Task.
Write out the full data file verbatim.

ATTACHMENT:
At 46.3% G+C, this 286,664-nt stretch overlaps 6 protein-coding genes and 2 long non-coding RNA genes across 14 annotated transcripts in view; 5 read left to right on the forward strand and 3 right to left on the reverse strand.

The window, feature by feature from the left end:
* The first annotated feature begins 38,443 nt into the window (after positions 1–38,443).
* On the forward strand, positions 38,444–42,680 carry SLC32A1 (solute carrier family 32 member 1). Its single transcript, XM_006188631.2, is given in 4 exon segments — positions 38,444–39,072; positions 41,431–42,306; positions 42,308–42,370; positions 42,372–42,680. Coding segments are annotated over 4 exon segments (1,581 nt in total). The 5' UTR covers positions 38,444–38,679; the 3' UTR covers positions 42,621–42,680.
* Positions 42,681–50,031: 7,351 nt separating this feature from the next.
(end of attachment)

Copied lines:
At 46.3% G+C, this 286,664-nt stretch overlaps 6 protein-coding genes and 2 long non-coding RNA genes across 14 annotated transcripts in view; 5 read left to right on the forward strand and 3 right to left on the reverse strand.

The window, feature by feature from the left end:
* The first annotated feature begins 38,443 nt into the window (after positions 1–38,443).
* On the forward strand, positions 38,444–42,680 carry SLC32A1 (solute carrier family 32 member 1). Its single transcript, XM_006188631.2, is given in 4 exon segments — positions 38,444–39,072; positions 41,431–42,306; positions 42,308–42,370; positions 42,372–42,680. Coding segments are annotated over 4 exon segments (1,581 nt in total). The 5' UTR covers positions 38,444–38,679; the 3' UTR covers positions 42,621–42,680.
* Positions 42,681–50,031: 7,351 nt separating this feature from the next.